Curative Care Blogs
August 31, 2016
How Do You Know if Your Child is in Need of a Speech Therapist?
All children progress at different stages, so it’s easy for parents to overlook some of the signs and signals that their child is having issues with their speech. Communication delays and disorders are very common in the United States, and early intervention is key to better outcomes.
Early detection can lead to early treatment which can reduce or eliminate further challenges. Speech Language Pathologists (SLPs) can help with language, speech, fluency (stuttering), voice, feeding, and social communication skills.
Here are some indicators that your child may benefit from a speech therapy referral:*
Language - If your child cannot or does not:
- Babble (six months)
- Use gestures, such as waving or pointing (nine - 12 months)
- Understand names of at least 10 familiar objects (12 months)
- Can say approximately 50 words (18 months)
- Answer simple questions (two - three years)
- Ask simple questions, such as “What’s that?” or “Where…?” (two - three years)
- Follow two-step directions, such as “Put your toy away and come here” (three - four years)
Speech - If your child cannot or does not:
- Imitate new words or mouth movements (18 months)
- Have 50% understandable speech by two-three years; 90% by five years
Fluency (stuttering) - If your child does the following:
- Excessive repetition of first sounds of words - “b-b-b-bike” (three years)
- Repeats words multiple times in a sentence - “Can, can, can I...” (three years)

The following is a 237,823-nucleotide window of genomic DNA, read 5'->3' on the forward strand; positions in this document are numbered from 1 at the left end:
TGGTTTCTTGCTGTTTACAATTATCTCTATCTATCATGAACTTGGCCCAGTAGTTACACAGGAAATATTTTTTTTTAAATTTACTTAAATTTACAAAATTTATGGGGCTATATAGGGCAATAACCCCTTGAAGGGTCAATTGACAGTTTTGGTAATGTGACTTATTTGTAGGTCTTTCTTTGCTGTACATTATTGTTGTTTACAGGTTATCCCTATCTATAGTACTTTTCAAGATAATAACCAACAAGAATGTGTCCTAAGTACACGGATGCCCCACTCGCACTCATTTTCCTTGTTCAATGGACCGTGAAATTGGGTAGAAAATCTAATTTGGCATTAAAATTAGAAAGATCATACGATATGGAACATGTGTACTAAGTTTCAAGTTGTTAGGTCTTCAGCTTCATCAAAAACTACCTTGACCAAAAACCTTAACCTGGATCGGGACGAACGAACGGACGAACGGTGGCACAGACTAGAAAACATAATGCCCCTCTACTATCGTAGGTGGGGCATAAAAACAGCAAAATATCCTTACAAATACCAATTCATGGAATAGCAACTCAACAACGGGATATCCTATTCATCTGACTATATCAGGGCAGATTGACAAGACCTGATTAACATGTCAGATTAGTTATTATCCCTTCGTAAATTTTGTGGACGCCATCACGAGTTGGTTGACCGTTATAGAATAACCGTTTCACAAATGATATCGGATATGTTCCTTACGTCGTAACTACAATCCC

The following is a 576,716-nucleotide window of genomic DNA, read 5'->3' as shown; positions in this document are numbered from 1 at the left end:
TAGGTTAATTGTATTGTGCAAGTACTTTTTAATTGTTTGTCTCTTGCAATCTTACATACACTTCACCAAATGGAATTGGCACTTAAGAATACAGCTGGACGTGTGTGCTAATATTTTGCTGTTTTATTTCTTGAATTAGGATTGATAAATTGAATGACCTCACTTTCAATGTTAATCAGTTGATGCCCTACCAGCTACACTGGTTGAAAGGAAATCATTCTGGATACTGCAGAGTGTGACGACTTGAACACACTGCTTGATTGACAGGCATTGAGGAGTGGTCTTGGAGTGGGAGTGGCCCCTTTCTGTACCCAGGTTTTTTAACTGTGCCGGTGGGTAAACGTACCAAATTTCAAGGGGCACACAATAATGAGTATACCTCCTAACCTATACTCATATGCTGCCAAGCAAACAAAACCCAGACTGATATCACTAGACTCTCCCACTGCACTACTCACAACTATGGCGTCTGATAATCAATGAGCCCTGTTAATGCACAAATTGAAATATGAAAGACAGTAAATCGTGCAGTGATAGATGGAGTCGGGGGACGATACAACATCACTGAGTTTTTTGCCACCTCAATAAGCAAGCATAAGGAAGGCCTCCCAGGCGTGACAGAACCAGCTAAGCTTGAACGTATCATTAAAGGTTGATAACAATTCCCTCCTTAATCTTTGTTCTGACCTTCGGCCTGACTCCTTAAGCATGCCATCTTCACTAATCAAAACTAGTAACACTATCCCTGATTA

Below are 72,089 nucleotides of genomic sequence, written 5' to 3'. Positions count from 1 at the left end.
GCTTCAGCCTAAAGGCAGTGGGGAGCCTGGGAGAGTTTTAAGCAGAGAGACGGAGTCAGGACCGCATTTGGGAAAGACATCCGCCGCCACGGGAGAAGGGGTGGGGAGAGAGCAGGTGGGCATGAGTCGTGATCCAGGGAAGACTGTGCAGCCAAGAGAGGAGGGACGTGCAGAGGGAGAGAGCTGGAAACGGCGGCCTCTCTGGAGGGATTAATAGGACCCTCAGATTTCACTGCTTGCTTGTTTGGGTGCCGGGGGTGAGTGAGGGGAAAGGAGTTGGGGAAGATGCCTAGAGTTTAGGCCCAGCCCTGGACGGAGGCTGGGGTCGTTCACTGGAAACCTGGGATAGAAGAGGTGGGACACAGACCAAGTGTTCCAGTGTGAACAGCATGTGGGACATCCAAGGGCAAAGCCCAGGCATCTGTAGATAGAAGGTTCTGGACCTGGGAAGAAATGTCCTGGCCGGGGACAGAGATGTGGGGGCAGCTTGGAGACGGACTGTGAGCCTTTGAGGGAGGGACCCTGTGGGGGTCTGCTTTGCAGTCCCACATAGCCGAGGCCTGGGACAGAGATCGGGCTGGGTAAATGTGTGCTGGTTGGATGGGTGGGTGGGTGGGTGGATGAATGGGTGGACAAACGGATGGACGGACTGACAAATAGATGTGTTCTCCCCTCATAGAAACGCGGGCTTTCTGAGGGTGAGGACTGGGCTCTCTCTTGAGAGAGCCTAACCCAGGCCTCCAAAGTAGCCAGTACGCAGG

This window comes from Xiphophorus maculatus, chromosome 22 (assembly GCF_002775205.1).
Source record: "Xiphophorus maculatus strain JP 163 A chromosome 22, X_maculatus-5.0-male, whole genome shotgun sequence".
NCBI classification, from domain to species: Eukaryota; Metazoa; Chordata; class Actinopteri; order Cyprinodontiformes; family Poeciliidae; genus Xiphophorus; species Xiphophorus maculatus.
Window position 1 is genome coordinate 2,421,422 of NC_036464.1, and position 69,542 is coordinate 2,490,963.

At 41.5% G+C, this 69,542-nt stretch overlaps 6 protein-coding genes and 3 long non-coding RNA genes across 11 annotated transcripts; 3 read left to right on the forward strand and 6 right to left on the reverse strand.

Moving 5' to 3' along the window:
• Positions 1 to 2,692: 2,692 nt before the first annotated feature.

- Stretches out sounds in words - “s-s-s-s-see” (three years)
Voice - If your child uses:
- A hoarse, rough or breathy voice
- A nasal sounding voice
Feeding - If your child:
- Has excessive drooling or loses food/liquid from mouth (18 months)
- Is an extremely picky eater (only eats specific foods)
- Has difficulty changing from baby foods to textured (lumpy) foods or to table foods
- Has difficulty chewing foods
- Coughs/chokes during drinking or eating, or makes a gurgling sound; is frequently ill with respiratory infections or pneumonias
- Will only drink through a bottle and will not progress to a cup
Social Communication - If your child cannot or does not:
- Show awareness of own and other’s feelings (three years)
- Make eye contact or show interest in playing/communicating with others
- Introduce topics in conversation or participate in back and forth conversation (three years)
- Pay attention and respond to facial expressions or gestures - “Stop!” when a hand is held up along with a firm facial expression (four - five years)
- Recognize they are not being understood or know how to rephrase what they want. (four years)
*Please note: Consideration should be given that this is not an all-inclusive list and that skills development occurs in a range of time.
If you have concerns regarding your child’s speech, talk to your pediatrician about seeking help from a licensed Speech Language Pathologist. Curative New Berlin Therapies has long been the provider of choice in this area with expertise in all aspects of child development, including movement, speech, feeding, and sensory processing - also specializing in sports rehabilitation and post-concussion therapy.
Sandra Korthas, Speech Language Pathologist
Sandra Korthas, MA/CCC-SLP, has been working at Curative New Berlin Therapies since 2011. She graduated from the State University of New York at Geneseo with a Bachelor of Science Degree and Master of Art Degree in Speech Pathology and has been a practicing Speech Pathologist for over 25 years. Sandra has a special interest in working with children ages birth to three as well as children with apraxia and oral motor/sensory feeding difficulties. She enjoys working with families to help children develop to their highest potential. Outside of work, Sandra enjoys being home with her husband and three daughters as well as crocheting, reading, and playing the piano.
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